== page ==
Does it cross your mind to write about him?
Writing about him involves my writing about myself. That kind of book will not be written myself. Some of his children are writers too. May be, I think, writing about their father will be the only way to immortalise him. They might consider writing about their relationship with their late father in future.
Writing novels and writing scripts are very different things, have you written any movie script?
I have tried my hands on it. But I prefer to let other people write my story. When I have a story, let those who have a craft on script writing do it for me. Script writing is a specialised field.
You said you resigned from your banking job; do you have any regrets on that today?
I did not walk out of the job for acting. Rather, I was not getting self-fulfillment working in the bank. I spent 10 years of my life in the banking hall. Money is not everything. It has never been so important to me. Yes, money is necessary to get on with life. But it is never been the reason I take decisions. I needed to be fulfilled. I needed to wake up in the morning and feel happy that I am going to work. I was not feeling that anymore while working in the bank. So I had to take my destiny into my hands.
Does your background, as a banker, influence your career?
The banking world is totally different from acting. There is no way it can help me, but may be as a producer, yes. The contact I have made, if I am trying to raise fund or look for brands to work with me, yes. People who I knew as a banker then could be of help but as an actress, I do not see what they can do for me. Some people would say soaps are better than movies financially.
So, why do you do soaps?
No. I will not say that, but movies are easier. You go on location and between two and three weeks, you are done. This project, for instance, is about four or five years now, here we are and still working on the same project. So, soaps take a longer time. Over time, you earn more money but for me, that is really not the attraction. It depends on the story line and the character I am asked to play. It also depends on who is behind the job. That is what I consider before deciding whether to take the job or not.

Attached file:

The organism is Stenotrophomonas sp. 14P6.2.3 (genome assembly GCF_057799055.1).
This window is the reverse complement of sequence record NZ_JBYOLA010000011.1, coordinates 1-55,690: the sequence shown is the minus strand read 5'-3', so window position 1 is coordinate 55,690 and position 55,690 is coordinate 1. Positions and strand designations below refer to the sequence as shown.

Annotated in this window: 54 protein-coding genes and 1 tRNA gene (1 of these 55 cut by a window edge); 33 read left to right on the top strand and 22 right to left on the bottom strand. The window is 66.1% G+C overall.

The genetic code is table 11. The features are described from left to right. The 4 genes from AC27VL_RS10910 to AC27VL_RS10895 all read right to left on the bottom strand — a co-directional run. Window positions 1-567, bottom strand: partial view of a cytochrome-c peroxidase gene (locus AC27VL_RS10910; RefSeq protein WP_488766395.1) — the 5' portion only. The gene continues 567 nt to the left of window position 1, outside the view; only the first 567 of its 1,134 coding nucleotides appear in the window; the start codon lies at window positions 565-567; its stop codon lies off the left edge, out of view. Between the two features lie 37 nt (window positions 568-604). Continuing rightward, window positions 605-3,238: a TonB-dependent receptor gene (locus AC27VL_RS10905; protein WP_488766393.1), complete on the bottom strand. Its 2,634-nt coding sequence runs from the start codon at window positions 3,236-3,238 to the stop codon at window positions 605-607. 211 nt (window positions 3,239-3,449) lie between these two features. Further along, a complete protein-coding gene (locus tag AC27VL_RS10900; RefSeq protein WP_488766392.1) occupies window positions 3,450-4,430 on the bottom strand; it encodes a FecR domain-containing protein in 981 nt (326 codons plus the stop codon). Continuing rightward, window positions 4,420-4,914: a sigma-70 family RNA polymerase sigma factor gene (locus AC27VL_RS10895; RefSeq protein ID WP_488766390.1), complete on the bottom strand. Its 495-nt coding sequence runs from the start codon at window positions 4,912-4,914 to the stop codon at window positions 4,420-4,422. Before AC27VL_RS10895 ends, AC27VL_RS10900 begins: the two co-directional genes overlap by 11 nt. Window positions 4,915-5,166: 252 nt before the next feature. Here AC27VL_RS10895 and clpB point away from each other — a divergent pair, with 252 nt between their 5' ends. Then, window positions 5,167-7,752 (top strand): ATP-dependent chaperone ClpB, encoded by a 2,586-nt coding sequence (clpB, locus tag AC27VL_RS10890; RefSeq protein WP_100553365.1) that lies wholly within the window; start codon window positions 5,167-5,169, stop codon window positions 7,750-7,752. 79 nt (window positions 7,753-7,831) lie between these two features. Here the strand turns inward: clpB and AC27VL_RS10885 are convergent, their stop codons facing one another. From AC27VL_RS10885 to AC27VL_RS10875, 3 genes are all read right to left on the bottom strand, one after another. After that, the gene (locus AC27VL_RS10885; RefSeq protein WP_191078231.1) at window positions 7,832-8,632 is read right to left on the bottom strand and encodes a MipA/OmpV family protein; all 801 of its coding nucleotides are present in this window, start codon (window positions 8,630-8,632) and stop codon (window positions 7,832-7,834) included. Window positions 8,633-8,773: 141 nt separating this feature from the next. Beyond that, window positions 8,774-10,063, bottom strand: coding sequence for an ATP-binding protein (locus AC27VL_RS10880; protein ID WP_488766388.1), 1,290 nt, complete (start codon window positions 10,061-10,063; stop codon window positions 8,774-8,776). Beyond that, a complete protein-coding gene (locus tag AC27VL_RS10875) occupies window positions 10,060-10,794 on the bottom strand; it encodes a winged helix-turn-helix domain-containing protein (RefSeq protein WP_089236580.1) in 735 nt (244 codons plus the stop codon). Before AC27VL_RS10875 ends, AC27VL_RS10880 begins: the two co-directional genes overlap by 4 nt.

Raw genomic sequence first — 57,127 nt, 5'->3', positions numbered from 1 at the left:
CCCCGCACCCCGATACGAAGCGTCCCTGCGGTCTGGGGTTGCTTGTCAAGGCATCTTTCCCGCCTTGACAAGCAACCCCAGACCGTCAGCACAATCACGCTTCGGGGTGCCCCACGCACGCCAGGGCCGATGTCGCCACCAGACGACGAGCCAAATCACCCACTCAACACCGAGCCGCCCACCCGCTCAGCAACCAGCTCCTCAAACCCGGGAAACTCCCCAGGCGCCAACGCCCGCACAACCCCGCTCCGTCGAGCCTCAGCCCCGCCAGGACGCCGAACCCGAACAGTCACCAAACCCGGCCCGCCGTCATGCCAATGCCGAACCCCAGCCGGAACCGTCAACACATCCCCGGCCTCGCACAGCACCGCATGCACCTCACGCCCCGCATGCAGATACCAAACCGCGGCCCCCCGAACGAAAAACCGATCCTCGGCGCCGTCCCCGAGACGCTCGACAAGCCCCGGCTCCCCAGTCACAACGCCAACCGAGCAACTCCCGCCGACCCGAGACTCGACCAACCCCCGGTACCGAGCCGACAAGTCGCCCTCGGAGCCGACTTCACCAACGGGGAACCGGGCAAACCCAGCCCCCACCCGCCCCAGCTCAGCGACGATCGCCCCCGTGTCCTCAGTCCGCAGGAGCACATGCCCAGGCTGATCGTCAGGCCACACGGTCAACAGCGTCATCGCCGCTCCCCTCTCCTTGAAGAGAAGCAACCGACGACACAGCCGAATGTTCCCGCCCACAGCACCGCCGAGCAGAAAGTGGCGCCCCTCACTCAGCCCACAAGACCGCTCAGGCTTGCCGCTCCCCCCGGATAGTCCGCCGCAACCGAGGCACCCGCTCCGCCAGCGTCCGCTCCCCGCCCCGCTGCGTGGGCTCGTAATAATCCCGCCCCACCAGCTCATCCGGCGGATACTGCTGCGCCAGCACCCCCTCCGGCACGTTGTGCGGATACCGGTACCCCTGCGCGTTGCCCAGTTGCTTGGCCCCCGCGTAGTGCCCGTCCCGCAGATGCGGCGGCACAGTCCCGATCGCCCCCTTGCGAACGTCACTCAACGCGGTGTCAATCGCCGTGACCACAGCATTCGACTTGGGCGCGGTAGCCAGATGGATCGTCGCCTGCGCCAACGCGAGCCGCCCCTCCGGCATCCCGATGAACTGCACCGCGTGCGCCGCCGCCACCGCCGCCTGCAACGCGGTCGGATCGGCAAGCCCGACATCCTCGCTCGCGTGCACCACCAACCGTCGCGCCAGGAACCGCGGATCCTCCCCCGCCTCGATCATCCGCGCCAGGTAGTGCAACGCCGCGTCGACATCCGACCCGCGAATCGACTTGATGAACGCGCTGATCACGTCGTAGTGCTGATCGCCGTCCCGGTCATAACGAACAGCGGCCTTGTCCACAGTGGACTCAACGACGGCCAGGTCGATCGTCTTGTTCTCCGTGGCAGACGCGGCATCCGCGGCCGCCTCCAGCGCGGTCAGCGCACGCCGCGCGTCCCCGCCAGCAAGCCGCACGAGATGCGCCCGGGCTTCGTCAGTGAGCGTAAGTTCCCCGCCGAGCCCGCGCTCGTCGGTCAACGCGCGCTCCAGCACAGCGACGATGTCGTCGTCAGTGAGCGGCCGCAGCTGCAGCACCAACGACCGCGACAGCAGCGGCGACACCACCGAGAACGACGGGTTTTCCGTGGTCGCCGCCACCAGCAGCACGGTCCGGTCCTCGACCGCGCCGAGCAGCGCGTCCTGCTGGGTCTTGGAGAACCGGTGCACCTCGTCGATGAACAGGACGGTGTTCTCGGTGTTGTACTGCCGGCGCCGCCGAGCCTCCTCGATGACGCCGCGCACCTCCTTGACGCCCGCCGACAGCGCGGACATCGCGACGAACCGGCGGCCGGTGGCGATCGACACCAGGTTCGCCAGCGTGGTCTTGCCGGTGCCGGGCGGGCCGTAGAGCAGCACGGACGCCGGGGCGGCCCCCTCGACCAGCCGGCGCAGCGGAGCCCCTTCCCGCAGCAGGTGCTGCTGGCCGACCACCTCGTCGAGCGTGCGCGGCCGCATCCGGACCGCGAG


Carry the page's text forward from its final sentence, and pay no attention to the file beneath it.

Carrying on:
For sometime now, there is this insinuation that the Ghana movie industry has improved more than Nollywood. Do you subscribe to this view?
No. I have a lot of respect for our Ghanaian counterparts but anybody saying they are more improved certainly does not know what he is saying. Nollywood, when you talk about it in West Africa, still has the top spot. Other people are trying to come along.
What about equipment wise?
In every aspect, I have seen a couple of Ghanaian movies, I am not saying they are not doing well. They are trying, they are doing well, but I repeat, they are not better than Nollywood. We taught them how to make movies. At a time, they were giving some conditions to Nigerian actors who wanted to go into Ghana to act and Nollywood reacted and tried to bar some of them too. You see, all of these are politics. My personal opinion is that the Ghanaians felt threatened. A lot of them were spending more time working in Nollywood because they were getting jobs and being paid a whole lot of money. I know a lot of them were asking for between $5,000 and $7,000 and they were getting it, but they can’t get that much in their country. What their producers tried to do with Nollywood actors was just to cause disaffection but I think that has been taken care of.
Is it true that Ghanaians get paid better than their Nigerian counterparts even when they are working on a film here in Nigeria?
I have not employed any Ghanaian actor on my set, so whatever I am going to say is not first hand. But if you look at every other industry, expatriates get better pay. So, if Ghanaians are getting better pay here, I will say it is because they are expatriates in that situation. When Nigerian actors too go to Ghana or Kenya to work, they get paid better than the local actors. It is not because they are better; it is due to the expatriate factor.